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Tax-Exempt Status Applications and Politics – “Tea Party” and “Patriot” Groups

Under Internal Revenue Code section 501(c)(4), an organization involved in social welfare activities may be granted tax exempt status.  Such an organization, for example, the American Civil Liberties Association, may apply to the IRS for approval of its tax exempt status.  However, a § 501(c)(4) organization, while allowed to engage in some political activities, may not be primarily political in nature.  Under Internal Revenue Code section 527, a political organization may also be granted tax exempt status.  One of the principal differences between the two is that a § 501(c)(4) organization does not have to disclose a list of its donors; a § 527 organization must disclose its donors.

The number of applications submitted to the IRS under § 501(c)(4) in recent years has doubled.  To increase its efficiency, the IRS established a unit in Cincinnati to screen such applications and determine which, if any, should be subjected to more intense scrutiny.  To accomplish this goal, the unit determined that organizations which had “Tea Party” or “Patriot” in their names should be looked at more closely.   This special scrutiny of what appears to be conservative organizations has provoked a firestorm of criticism, and, in fact, led the President to say that partisan inquiries initiated by the IRS are “outrageous” and should not be tolerated.  Columnist George Will has even said that the President could be subjected to impeachment.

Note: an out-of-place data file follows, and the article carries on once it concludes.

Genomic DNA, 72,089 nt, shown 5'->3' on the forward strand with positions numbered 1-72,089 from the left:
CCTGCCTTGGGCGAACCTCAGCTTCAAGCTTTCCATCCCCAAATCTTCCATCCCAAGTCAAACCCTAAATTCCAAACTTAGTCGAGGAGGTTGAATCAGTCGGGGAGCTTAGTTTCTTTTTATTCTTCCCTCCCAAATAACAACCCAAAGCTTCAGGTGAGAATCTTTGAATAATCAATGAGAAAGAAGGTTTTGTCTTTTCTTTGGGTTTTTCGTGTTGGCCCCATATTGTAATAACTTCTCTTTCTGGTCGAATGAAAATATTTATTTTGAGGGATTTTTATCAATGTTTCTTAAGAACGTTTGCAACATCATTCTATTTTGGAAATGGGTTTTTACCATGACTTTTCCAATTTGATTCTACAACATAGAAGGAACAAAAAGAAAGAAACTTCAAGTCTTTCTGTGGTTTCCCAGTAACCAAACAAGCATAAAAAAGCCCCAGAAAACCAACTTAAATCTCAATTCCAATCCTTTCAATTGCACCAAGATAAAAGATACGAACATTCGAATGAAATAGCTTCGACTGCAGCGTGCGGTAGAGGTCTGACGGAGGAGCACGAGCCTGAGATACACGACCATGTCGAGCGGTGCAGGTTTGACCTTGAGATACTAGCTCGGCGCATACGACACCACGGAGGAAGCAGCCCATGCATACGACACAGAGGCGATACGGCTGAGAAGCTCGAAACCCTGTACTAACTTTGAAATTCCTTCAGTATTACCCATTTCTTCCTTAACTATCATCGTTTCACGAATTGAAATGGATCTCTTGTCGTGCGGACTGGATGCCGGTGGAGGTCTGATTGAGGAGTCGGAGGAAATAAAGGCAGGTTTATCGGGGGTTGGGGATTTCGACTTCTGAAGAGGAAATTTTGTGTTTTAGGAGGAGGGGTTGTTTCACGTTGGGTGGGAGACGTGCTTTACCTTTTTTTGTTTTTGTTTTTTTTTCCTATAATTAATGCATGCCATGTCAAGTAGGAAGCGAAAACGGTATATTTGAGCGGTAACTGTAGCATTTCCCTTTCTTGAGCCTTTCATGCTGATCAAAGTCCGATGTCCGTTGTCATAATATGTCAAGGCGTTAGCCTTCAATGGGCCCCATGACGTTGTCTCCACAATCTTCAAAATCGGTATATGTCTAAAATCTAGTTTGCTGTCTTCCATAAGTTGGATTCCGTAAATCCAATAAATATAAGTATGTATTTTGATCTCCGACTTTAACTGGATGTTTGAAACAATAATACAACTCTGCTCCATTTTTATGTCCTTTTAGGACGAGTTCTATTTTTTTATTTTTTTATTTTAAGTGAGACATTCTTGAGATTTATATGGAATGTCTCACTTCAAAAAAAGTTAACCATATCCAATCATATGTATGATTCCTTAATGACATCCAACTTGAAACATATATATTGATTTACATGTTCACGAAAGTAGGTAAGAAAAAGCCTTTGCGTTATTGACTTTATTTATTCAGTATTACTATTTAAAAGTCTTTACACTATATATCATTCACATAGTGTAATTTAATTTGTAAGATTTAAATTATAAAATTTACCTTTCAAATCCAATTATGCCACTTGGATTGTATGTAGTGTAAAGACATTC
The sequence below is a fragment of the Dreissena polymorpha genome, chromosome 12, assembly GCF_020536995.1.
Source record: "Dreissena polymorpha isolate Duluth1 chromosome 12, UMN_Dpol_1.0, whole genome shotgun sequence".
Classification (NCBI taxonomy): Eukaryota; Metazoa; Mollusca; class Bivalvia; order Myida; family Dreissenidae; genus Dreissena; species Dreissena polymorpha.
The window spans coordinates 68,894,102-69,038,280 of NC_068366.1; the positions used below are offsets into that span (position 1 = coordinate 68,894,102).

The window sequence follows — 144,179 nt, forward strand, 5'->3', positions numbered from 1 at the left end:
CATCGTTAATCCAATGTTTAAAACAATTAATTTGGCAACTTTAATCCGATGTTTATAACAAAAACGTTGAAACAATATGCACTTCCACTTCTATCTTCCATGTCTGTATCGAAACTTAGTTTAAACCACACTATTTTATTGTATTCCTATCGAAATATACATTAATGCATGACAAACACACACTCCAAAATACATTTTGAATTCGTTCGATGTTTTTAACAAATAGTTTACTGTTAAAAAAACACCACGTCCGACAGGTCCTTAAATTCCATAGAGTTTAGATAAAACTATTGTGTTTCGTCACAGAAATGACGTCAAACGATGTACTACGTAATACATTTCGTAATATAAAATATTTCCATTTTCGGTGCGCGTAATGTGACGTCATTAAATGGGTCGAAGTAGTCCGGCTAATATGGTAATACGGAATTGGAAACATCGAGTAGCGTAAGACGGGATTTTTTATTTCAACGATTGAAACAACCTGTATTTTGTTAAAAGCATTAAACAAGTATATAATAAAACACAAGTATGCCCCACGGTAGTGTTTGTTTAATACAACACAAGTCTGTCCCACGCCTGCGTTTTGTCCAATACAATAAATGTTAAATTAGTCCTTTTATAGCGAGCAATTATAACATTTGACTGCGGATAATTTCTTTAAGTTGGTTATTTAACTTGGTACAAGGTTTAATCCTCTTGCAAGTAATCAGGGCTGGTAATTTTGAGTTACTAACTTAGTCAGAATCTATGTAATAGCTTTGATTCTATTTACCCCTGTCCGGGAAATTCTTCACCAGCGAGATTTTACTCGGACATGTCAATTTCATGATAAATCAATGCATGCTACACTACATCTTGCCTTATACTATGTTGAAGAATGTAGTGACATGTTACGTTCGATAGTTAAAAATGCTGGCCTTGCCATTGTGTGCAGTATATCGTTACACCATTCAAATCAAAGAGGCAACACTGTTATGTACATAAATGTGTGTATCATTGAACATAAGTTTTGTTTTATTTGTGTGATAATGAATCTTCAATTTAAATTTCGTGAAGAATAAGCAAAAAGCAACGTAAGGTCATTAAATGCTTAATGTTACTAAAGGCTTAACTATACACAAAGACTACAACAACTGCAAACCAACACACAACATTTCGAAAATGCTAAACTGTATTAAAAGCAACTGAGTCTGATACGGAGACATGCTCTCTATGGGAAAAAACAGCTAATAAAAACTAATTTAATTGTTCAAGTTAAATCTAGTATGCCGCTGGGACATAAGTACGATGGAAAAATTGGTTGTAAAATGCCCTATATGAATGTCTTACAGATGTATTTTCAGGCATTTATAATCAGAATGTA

Others have suggested that often organizations claiming § 501(c)(4) status are overtly political, using that status to funnel funds to political campaigns without identifying those who make those contributions.  The Acting Commissioner of the IRS recently stated that the mistakes made by the IRS were due to the absence of a sufficient process for working the increase in the number of applications and a lack of sensitivity to the implications of some of the decisions that were made.  It has also been stated that a handful of IRS employees saw campaign finance organizations operating by shaky, or even nonexistent, rules and powerful people gaming the system with impunity, and tried, in some small way, to impose some small sense of order on the process.

In any case, the appearance of partiality has become reality, and the IRS is in for a rough ride as the Congress continues its inquiries.